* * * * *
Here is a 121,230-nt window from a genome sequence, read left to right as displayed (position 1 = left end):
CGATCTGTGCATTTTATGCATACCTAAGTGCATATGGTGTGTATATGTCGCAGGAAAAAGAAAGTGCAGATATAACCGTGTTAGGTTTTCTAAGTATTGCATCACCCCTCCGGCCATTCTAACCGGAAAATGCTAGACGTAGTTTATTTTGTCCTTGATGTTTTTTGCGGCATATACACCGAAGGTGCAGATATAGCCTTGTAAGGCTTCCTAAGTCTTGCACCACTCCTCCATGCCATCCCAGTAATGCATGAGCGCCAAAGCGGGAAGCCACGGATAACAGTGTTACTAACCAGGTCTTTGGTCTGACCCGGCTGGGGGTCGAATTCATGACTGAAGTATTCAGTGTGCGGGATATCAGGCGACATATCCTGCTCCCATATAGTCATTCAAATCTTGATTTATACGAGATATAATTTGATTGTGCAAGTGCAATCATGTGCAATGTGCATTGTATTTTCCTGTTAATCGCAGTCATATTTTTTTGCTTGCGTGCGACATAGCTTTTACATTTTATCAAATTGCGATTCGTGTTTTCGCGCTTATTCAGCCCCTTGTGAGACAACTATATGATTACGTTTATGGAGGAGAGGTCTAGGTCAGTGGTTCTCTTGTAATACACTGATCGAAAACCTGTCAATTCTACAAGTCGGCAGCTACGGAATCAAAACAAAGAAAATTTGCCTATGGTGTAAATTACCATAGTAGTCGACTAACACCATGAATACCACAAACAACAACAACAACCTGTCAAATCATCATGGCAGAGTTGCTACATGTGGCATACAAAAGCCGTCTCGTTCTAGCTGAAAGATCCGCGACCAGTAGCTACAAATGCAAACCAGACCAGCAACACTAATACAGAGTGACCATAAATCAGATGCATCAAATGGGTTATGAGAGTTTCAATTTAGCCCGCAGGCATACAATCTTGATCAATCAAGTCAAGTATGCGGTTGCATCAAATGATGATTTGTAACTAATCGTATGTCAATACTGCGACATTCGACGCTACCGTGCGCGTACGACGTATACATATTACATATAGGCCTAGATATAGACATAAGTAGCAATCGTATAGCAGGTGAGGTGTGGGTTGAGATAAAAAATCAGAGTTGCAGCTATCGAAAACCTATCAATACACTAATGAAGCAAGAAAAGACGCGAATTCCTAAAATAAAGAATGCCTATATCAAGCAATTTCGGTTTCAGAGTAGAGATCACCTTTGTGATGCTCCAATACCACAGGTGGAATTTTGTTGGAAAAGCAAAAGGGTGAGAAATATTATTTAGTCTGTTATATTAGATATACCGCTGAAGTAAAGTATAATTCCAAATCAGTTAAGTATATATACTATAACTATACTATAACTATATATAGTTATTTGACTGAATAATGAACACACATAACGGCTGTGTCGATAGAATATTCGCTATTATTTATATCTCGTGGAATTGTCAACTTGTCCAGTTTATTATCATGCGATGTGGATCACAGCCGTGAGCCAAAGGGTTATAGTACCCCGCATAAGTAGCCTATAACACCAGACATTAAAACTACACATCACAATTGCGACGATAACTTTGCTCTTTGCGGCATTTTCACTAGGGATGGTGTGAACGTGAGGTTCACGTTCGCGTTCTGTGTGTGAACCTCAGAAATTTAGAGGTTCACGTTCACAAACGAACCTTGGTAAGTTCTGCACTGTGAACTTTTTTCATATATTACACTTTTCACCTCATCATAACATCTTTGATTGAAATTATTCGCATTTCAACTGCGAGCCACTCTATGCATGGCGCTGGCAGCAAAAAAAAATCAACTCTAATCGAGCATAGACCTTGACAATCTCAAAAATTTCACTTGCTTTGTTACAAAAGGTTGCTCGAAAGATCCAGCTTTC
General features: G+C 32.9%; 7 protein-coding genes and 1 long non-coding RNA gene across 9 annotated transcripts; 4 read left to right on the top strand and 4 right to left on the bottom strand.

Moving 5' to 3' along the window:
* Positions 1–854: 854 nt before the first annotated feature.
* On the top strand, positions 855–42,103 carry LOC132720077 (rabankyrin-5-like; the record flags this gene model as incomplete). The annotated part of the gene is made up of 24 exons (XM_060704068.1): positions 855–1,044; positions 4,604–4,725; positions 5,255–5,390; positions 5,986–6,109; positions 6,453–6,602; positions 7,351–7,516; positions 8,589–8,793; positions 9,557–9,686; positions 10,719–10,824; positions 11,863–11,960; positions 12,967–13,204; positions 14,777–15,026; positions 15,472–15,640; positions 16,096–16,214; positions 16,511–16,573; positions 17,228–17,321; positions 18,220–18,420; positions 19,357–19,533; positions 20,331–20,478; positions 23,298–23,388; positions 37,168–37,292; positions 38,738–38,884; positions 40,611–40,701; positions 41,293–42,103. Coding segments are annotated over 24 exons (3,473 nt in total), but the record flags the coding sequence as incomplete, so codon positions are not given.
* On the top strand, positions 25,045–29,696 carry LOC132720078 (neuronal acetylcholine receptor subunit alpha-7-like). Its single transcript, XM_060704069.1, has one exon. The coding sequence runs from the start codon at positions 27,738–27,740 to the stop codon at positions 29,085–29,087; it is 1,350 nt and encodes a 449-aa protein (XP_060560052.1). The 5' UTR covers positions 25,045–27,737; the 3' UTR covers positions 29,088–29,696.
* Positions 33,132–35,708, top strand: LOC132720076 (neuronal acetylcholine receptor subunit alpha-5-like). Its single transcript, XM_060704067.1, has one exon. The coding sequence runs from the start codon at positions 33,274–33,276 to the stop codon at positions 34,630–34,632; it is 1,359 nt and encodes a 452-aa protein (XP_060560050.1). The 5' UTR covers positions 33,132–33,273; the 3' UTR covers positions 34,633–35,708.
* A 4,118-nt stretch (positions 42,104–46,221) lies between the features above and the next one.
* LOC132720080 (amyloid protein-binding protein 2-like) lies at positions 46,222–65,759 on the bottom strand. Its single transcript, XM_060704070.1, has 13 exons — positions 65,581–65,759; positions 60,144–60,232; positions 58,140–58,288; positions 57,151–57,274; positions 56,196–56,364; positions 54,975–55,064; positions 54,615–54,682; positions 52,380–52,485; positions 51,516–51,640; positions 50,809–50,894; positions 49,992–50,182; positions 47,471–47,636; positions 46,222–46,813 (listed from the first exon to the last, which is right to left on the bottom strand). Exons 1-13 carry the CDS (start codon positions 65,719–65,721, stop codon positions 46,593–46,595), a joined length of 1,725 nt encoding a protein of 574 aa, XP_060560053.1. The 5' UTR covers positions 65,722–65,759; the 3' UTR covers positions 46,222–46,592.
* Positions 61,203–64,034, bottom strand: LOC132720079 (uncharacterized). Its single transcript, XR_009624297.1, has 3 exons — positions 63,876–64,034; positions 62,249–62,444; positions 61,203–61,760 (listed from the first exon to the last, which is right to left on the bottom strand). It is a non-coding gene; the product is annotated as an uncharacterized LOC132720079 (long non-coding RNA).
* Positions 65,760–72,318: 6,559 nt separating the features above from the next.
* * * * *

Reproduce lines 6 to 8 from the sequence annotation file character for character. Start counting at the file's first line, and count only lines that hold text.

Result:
* On the top strand, positions 855–42,103 carry LOC132720077 (rabankyrin-5-like; the record flags this gene model as incomplete). The annotated part of the gene is made up of 24 exons (XM_060704068.1): positions 855–1,044; positions 4,604–4,725; positions 5,255–5,390; positions 5,986–6,109; positions 6,453–6,602; positions 7,351–7,516; positions 8,589–8,793; positions 9,557–9,686; positions 10,719–10,824; positions 11,863–11,960; positions 12,967–13,204; positions 14,777–15,026; positions 15,472–15,640; positions 16,096–16,214; positions 16,511–16,573; positions 17,228–17,321; positions 18,220–18,420; positions 19,357–19,533; positions 20,331–20,478; positions 23,298–23,388; positions 37,168–37,292; positions 38,738–38,884; positions 40,611–40,701; positions 41,293–42,103. Coding segments are annotated over 24 exons (3,473 nt in total), but the record flags the coding sequence as incomplete, so codon positions are not given.
* On the top strand, positions 25,045–29,696 carry LOC132720078 (neuronal acetylcholine receptor subunit alpha-7-like). Its single transcript, XM_060704069.1, has one exon. The coding sequence runs from the start codon at positions 27,738–27,740 to the stop codon at positions 29,085–29,087; it is 1,350 nt and encodes a 449-aa protein (XP_060560052.1). The 5' UTR covers positions 25,045–27,737; the 3' UTR covers positions 29,088–29,696.
* Positions 33,132–35,708, top strand: LOC132720076 (neuronal acetylcholine receptor subunit alpha-5-like). Its single transcript, XM_060704067.1, has one exon. The coding sequence runs from the start codon at positions 33,274–33,276 to the stop codon at positions 34,630–34,632; it is 1,359 nt and encodes a 452-aa protein (XP_060560050.1). The 5' UTR covers positions 33,132–33,273; the 3' UTR covers positions 34,633–35,708.